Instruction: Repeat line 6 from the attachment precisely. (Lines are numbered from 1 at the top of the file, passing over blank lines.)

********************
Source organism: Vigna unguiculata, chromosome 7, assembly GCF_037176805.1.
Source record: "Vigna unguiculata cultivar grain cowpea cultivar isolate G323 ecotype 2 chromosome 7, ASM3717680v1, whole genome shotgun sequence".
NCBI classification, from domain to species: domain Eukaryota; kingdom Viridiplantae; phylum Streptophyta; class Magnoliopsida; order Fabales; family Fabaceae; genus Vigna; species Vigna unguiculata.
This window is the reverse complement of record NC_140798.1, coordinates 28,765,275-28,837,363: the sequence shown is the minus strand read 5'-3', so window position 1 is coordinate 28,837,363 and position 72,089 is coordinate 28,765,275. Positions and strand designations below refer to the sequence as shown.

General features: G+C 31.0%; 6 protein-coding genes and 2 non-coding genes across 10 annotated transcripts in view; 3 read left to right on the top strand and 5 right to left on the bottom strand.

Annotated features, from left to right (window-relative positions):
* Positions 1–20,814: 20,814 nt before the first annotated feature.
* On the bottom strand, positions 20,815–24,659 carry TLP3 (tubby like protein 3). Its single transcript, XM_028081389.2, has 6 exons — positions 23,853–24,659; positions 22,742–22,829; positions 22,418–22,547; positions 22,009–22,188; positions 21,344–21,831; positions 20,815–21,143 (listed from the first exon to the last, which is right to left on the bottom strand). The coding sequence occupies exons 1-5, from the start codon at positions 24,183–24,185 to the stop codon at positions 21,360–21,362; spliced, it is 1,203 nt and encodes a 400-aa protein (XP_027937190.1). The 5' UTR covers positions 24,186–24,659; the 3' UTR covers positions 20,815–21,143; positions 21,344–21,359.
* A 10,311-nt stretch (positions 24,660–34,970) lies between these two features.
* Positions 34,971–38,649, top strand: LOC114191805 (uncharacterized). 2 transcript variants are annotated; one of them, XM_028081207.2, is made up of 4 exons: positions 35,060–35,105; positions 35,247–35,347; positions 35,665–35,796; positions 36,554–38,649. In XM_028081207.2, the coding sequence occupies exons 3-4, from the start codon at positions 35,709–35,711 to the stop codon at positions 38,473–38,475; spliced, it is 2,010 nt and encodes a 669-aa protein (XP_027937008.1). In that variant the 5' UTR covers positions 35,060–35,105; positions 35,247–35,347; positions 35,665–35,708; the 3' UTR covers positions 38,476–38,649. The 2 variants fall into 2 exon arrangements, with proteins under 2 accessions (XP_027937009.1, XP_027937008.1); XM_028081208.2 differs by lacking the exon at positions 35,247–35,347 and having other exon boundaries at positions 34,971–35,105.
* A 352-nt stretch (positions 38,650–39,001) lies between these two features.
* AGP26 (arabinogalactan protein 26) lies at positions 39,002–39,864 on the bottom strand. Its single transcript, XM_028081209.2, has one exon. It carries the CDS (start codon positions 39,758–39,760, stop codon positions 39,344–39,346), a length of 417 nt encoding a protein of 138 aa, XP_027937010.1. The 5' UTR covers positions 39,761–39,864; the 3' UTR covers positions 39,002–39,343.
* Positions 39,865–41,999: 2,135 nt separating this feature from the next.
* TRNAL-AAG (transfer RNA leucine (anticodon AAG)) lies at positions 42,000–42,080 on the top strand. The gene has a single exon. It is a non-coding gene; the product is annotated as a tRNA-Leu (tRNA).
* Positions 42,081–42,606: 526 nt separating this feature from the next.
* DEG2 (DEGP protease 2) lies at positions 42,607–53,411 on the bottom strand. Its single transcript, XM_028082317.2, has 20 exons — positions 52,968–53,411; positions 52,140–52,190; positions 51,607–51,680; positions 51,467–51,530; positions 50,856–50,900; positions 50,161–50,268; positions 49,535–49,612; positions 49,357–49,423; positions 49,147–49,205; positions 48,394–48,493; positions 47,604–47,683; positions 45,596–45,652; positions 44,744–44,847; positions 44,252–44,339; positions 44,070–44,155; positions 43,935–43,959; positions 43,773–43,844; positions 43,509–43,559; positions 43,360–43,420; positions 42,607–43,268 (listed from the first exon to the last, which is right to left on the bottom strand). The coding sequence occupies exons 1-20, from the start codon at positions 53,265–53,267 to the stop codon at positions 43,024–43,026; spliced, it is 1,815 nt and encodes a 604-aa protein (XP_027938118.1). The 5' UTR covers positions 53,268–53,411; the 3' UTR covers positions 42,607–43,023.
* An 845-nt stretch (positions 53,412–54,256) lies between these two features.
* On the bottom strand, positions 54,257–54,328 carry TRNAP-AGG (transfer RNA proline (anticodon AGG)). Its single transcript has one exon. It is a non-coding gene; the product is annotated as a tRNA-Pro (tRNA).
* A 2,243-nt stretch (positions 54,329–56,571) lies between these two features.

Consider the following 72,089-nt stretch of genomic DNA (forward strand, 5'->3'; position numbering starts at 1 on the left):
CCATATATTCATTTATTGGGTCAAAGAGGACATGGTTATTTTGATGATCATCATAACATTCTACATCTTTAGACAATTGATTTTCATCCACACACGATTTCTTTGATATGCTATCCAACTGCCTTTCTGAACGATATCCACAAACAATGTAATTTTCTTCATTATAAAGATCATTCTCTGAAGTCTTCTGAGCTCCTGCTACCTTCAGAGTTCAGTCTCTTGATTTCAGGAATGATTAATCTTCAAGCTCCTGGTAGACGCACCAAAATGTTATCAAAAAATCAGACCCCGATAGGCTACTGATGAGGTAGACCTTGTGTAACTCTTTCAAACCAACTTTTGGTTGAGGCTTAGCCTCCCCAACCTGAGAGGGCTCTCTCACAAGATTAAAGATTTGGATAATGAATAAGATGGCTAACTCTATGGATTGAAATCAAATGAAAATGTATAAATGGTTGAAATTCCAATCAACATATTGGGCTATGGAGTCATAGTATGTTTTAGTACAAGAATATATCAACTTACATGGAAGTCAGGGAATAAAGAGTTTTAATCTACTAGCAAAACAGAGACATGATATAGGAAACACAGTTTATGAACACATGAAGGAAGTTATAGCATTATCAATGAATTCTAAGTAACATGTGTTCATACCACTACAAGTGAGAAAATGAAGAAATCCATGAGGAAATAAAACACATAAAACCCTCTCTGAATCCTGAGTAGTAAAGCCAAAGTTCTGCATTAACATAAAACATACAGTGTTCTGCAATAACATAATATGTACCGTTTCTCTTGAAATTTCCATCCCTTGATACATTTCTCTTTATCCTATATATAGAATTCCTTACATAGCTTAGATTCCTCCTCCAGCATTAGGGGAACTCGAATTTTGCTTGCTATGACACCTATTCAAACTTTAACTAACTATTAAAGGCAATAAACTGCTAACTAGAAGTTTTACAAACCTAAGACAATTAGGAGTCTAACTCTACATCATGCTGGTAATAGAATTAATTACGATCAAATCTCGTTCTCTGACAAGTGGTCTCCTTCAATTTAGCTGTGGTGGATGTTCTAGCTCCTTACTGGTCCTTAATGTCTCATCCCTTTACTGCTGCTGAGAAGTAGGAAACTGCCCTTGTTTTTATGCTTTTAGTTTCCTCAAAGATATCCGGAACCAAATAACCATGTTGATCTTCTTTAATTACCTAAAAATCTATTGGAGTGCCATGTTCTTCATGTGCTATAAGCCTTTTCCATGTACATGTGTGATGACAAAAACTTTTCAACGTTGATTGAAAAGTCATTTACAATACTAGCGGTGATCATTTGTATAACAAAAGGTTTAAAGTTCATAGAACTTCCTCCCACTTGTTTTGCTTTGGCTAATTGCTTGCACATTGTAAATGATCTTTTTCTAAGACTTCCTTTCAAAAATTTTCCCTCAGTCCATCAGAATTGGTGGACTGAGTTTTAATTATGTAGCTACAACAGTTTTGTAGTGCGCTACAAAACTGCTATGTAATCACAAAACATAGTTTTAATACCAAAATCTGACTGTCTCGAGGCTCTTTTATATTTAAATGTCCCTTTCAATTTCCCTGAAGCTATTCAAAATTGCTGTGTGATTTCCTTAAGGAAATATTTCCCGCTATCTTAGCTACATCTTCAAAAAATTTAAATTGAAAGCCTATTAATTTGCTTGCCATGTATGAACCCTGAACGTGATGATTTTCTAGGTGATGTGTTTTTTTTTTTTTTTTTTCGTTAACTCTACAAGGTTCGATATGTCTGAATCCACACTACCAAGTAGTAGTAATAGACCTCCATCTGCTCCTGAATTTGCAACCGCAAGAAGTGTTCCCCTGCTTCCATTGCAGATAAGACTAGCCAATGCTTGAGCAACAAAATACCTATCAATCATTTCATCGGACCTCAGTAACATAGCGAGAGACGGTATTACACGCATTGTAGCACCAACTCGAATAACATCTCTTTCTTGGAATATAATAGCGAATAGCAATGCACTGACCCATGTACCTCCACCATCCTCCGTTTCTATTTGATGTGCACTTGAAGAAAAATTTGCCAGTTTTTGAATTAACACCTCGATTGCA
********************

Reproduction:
Annotated features, from left to right (window-relative positions):